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Anti-Defamation League National Director Abraham H. Foxman is Recipient of Wallenberg Humanitarian Award

(PDF) (DOC) (JPG)February 8, 2002

(Mahwah) – Abraham H. Foxman, national director of the Anti-Defamation League (ADL), will receive the Raoul Wallenberg Humanitarian Leadership Award in a dinner presentation on April 18th at the Woodcliff Lake Hilton. Ramapo College President Rodney D. Smith will represent the event’s sponsor, The Gross Center for Holocaust & Genocide Studies at Ramapo College, in presenting the award. The evening will begin with a reception at 6:30 p.m. followed by a dinner at 7:30 p.m. There is a charge for tickets. For more information, please call (201) 684-7409. The dinner was originally scheduled for October 18, 2001, but was postponed as a result of the tragic events of September 11.

Foxman has been national director of the ADL since 1987. A world-renowned leader in the fight against anti-Semitism, bigotry and discrimination, he is at the forefront of major contemporary issues including the Black/Jewish dialogue, the fight against terrorism here and abroad, the separation between church and state, religious intolerance and Holocaust restitution. Foxman is also a passionate supporter of the State of Israel and a voice for peace in the Middle East. A frequent guest on national news programs on ABC, CBS, NBC, CNN, PBS and NPR, Foxman often is quoted in The New York Times, The Washington Post, The Wall Street Journal, Time and Newsweek among other media. His op-ed pieces have appeared in newspapers across the country, most notably in The New York Times and The Wall Street Journal.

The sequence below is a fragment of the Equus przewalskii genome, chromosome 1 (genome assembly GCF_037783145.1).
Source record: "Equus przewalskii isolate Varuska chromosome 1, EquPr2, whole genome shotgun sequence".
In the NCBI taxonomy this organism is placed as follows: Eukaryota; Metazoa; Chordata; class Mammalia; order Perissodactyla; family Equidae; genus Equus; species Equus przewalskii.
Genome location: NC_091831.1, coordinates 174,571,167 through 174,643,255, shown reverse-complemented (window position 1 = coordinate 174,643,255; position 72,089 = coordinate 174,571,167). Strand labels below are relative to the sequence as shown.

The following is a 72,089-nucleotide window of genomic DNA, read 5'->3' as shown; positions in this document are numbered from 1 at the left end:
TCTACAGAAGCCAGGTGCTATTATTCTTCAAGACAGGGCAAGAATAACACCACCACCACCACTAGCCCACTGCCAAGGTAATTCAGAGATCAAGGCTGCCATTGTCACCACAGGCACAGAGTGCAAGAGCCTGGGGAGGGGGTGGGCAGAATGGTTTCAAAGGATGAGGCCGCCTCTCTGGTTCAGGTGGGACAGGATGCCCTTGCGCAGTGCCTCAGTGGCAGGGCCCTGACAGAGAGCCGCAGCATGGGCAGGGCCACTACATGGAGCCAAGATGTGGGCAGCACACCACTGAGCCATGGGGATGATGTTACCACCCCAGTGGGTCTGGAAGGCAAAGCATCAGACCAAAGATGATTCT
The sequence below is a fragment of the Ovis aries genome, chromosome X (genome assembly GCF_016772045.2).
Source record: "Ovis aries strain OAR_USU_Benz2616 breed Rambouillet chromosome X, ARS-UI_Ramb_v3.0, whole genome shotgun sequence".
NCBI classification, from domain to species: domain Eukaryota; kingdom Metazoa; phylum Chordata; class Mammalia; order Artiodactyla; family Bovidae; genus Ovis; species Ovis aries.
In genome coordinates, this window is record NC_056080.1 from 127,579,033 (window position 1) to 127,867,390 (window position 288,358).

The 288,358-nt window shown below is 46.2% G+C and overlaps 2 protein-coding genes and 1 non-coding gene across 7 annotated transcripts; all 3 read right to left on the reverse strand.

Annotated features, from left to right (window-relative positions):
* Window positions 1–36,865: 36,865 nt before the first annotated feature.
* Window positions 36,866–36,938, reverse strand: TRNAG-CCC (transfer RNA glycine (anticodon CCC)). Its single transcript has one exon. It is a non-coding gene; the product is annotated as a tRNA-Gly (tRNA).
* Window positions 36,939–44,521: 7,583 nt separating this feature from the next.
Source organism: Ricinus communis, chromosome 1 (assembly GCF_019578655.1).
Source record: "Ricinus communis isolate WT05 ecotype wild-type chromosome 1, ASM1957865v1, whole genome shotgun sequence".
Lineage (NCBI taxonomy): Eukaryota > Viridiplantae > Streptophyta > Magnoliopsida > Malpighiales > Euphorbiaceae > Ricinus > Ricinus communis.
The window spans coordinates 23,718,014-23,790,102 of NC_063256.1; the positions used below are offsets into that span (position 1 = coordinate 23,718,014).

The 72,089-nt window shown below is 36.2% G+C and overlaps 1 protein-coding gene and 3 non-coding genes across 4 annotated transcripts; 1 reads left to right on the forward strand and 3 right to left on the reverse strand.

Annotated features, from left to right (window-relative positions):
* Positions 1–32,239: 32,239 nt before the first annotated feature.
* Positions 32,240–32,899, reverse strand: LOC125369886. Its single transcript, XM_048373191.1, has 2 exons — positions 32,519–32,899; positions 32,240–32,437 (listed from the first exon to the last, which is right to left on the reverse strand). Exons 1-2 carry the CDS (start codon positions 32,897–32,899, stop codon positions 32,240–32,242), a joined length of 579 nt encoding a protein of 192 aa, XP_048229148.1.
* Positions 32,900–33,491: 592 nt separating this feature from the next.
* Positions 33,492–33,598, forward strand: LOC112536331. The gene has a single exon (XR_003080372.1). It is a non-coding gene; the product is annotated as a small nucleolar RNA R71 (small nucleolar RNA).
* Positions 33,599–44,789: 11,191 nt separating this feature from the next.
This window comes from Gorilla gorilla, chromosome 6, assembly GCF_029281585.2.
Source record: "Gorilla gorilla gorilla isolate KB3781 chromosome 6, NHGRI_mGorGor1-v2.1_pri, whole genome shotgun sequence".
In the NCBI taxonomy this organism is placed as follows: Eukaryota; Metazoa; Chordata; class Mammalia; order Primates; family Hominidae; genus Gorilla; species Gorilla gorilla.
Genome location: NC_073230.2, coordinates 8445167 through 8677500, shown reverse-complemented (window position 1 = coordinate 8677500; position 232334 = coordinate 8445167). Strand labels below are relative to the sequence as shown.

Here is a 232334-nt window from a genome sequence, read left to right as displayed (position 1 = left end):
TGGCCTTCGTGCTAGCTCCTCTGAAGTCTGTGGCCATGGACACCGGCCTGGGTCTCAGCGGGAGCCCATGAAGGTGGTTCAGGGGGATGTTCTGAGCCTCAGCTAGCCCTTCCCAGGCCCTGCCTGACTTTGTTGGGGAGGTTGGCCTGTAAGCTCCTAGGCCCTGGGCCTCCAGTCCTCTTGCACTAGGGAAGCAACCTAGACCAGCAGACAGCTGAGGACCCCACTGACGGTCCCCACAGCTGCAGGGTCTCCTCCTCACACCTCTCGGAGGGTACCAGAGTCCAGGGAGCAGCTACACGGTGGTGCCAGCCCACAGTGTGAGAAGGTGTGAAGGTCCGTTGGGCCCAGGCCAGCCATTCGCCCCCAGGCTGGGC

A survivor of the Shoah, Foxman is a recognized authority on the Holocaust and Jewish resistance to the Nazis. Thanks in part to his efforts, worldwide focus has been given to the heroic efforts of Christian rescuers of Jews. A leader in developing education programs about the Holocaust, Foxman was appointed to the United States Holocaust Memorial Council by Presidents Reagan, Bush and Clinton.

Born in Poland in 1940, Foxman was saved as an infant by his Polish Catholic nursemaid who baptized and raised him as a Catholic during the Nazi occupation. Although they survived the war, his parents had to engage in a lengthy legal battle with her for his custody. In 1950 the Foxman family came to America, settling in Brooklyn. Graduating from the Yeshiva of Flatbush, Foxman went on to receive a B.A. in political science from City College and a J.D. degree from New York University School of Law. He also did graduate work in advanced Judaic studies at the Jewish Theological Seminary, and in international economics at The New School for Social Research. Foxman is fluent in several languages. He joined ADL in 1965.